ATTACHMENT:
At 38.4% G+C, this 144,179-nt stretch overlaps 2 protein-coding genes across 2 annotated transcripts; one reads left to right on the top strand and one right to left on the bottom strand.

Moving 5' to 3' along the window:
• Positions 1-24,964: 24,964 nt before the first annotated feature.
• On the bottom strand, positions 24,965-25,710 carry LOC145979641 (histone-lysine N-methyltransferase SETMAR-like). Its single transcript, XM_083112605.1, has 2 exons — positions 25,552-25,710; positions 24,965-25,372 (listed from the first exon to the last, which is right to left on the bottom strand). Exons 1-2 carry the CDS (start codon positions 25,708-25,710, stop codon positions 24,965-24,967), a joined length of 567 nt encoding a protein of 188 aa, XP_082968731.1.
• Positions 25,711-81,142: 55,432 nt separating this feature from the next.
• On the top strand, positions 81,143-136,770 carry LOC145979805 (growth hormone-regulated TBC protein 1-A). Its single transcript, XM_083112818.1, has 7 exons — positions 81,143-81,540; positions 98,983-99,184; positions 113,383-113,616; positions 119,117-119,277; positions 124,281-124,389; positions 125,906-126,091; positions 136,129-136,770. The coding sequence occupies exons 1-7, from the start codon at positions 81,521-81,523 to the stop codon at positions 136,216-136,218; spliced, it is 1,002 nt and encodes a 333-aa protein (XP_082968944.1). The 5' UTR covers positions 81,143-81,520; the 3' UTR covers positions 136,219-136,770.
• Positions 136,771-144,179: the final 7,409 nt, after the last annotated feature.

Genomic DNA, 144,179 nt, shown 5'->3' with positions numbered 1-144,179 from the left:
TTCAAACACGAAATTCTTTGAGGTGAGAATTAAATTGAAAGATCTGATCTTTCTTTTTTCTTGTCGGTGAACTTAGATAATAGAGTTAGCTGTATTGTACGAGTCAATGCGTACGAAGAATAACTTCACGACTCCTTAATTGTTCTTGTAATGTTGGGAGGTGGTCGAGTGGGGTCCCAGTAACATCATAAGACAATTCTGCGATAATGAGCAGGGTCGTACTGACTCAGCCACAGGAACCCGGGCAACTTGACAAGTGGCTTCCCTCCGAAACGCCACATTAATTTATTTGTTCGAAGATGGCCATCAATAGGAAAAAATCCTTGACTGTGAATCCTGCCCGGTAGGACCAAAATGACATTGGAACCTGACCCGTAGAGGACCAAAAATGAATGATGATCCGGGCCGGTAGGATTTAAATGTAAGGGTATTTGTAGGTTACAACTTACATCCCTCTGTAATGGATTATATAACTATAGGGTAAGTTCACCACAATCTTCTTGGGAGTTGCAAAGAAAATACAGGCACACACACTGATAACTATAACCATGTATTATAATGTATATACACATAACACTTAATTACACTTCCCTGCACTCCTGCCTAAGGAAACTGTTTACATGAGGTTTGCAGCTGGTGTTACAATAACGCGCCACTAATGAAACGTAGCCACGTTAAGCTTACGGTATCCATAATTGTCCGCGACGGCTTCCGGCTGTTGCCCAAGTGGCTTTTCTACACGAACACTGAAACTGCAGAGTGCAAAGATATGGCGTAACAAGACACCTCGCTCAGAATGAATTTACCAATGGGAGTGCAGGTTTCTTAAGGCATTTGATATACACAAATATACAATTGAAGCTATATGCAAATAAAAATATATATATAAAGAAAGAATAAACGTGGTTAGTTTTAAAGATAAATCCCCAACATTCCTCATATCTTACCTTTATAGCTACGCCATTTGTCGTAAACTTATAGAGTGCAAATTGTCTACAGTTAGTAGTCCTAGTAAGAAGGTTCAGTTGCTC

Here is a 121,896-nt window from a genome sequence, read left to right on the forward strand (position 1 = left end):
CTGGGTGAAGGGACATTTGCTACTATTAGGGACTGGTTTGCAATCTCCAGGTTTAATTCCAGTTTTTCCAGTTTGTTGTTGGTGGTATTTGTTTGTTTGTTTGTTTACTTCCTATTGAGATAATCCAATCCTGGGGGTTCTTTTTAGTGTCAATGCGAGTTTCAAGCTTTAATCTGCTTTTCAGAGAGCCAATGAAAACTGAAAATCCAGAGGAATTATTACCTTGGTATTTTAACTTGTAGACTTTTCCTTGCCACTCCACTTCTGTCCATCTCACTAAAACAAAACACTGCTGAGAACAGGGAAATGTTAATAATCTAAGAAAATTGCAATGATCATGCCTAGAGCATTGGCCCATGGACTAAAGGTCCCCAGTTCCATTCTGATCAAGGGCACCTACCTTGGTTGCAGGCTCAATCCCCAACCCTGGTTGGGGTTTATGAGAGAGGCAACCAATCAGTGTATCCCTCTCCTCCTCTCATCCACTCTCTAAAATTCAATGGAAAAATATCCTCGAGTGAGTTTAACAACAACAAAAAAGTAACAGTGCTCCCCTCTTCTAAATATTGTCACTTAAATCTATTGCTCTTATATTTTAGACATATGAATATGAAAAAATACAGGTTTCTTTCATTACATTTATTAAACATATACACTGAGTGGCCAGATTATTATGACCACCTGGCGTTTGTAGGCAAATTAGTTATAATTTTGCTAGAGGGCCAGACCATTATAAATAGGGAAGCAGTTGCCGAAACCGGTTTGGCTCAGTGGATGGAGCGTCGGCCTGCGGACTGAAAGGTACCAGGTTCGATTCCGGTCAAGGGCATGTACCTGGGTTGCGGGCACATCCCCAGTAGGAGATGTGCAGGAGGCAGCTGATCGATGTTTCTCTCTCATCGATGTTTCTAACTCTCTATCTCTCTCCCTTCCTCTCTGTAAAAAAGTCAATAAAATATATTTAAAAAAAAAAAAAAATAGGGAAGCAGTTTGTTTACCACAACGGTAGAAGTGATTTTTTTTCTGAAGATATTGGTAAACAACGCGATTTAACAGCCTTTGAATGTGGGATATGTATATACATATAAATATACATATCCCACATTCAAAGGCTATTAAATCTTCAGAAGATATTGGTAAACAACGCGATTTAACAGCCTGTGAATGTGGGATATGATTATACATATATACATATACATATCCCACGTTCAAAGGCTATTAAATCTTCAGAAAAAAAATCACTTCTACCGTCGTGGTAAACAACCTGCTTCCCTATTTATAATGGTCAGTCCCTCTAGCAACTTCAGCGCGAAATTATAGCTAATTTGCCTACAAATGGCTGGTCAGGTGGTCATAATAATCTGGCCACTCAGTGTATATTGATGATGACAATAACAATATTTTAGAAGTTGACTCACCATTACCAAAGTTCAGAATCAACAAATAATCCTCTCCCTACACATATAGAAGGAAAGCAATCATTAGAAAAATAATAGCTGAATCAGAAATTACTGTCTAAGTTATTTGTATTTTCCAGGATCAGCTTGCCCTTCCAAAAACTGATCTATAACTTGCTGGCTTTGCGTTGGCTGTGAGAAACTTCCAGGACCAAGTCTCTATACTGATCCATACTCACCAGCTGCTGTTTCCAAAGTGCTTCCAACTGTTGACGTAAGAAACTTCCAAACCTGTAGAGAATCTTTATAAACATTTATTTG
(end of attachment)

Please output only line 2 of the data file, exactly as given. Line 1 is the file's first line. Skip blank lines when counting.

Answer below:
Moving 5' to 3' along the window: